Also read our background article where we take a closer look at Visma’s security efforts.
A big role for AI and automation
The beginning of this article also briefly mentioned the role of AI in the cyber world. It is also expected to play an important role on both the defense and attack sides. Both camps can improve their techniques with it. For example, Case of Okta indicates that AI can create different dynamics. “A manager with, say, 50 people, does he or she have to look at an access request every time?” She cites that those kinds of checks were previously done by checks with Excel, so to speak, but now it can all be done automatically.
Hazewinkel of Darktrace also sees big possibilities in automation. “At the end of the day, if we’ve made sure the awareness is there, how are we going to make sure companies are secure? I had an SME on the line who said he wants to be able to just sleep at night. That shows the impact on his personal life. That’s why you have to move toward autonomous systems, especially SMBs. They don’t have a security operations center running 24×7. They don’t have the resources; they have to use the available resources effectively. Then go for something that runs in the background.”
What else can we do?
With the ideas that have been passed around awareness, NIS2 and technology, there’s a nice blueprint for your organization of what everyone can do. Are there any other steps we can think about? Are there any particular ideas at the table for the government or the cybersecurity industry to do more?
According to Ten Hove of Datto, the government could certainly invest more. He calls the Dutch government completely invisible in this area. He says this is worrisome, because cyber attacks are a major threat to the country and economy. “The government is not going to do it. Then it’s up to us, with a multitude of activities. In some cases it is good to combine those activities. That’s what we’re doing with the Dutch Cybersecurity Assembly. We all feel the same around the table. We say something different somestimes, but actually it is the same message. We could bundle it into one message and do a national campaign together.”
Jerry Rijnbeek also sees additional opportunities, by imposing higher fines as a government. He thinks the regulations as they can now prescribe fines are far too low. And it needs to be more strictly enforced, as far as Rijnbeek is concerned. “If you don’t have it in order, you get fined. Losing contact information of 20,000 customers is no small matter. Just do something wrong with taxes, and they’ll come after you.” Rijnbeek also states that he actually thinks it is time for a ban on ransom payments within the EU, so that crime is less fed and hackers are no longer focused on Europe.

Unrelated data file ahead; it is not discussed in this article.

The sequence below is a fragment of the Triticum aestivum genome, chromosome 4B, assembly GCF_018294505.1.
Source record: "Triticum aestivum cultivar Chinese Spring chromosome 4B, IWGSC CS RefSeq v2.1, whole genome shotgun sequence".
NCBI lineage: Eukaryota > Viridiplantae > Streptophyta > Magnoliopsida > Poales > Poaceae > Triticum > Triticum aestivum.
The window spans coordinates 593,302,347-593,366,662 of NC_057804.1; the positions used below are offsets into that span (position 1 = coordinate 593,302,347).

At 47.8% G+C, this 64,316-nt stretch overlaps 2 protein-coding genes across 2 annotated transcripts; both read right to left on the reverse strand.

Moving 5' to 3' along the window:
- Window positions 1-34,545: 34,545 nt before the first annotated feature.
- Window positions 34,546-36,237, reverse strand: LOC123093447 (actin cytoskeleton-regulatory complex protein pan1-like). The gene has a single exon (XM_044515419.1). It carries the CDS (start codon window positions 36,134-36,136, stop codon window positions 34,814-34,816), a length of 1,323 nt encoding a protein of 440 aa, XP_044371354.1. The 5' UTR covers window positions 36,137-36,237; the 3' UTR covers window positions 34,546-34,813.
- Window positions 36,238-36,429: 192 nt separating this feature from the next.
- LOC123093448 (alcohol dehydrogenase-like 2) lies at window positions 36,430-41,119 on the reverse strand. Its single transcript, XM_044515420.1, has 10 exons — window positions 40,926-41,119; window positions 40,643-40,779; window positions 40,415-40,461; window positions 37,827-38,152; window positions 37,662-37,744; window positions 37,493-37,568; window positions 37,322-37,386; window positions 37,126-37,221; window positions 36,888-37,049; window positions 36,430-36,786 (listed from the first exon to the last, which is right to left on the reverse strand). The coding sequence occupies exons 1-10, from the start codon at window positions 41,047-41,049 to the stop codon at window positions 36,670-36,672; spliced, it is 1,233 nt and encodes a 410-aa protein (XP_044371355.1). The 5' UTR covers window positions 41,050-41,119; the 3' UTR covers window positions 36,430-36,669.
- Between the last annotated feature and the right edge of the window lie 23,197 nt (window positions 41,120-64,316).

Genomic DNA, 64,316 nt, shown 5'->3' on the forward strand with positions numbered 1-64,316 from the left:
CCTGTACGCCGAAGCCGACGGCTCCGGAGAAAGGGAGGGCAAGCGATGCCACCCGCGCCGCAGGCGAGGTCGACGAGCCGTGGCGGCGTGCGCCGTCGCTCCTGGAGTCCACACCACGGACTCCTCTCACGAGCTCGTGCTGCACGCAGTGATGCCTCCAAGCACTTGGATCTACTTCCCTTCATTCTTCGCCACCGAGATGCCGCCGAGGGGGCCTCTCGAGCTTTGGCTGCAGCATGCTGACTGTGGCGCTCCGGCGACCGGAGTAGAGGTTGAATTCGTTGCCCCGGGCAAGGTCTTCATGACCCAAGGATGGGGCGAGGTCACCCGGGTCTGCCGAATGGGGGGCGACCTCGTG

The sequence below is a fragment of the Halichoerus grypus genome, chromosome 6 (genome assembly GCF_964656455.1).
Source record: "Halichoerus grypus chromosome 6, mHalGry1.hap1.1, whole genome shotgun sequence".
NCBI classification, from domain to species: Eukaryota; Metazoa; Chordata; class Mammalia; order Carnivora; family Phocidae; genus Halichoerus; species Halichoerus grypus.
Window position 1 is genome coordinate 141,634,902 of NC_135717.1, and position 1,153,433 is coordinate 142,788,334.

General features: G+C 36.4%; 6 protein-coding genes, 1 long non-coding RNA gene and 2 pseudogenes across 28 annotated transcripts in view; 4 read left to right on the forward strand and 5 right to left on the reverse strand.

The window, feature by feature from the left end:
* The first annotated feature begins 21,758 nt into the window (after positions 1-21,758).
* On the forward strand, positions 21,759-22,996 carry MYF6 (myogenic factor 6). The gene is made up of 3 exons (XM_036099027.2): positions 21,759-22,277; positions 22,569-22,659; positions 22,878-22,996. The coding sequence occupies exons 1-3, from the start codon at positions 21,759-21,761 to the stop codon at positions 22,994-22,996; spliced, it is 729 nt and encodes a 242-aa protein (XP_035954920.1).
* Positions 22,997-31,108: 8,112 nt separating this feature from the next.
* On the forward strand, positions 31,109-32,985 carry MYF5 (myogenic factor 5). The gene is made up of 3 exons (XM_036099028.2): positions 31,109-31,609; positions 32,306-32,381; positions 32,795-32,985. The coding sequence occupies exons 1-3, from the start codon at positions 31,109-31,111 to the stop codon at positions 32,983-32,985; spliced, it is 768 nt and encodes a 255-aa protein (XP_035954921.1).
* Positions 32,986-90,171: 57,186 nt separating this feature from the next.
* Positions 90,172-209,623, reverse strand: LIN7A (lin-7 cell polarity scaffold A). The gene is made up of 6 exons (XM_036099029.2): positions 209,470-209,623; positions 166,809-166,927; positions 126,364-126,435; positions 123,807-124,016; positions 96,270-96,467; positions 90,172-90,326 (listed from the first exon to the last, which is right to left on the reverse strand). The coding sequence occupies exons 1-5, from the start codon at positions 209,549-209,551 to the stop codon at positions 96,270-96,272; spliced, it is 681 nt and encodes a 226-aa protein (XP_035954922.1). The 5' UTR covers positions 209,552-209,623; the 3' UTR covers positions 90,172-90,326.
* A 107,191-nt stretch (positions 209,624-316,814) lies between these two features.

In the security world, the battle between good and evil continues to evolve and intensify. The urgency of protecting organizations from the growing threat is high in this regard. An important focus here is cyber resilience and the importance of a broad security approach. Organizations must not only invest in preventive measures, but also have the basics in order. Awareness among management and employees can play a special role in this.
The discussion during the roundtable makes it clear that the urgency varies from “five to twelve” to “five after twelve”. A multidisciplinary approach seems to be the desired response to known and unknown threats. In theory, NIS2 could be a push in the right direction. Although it is scheduled for next year, it is best to be ready for it as soon as possible. At the end of the day, this way you are not only following government guidelines, but you are also doing your company a big favor.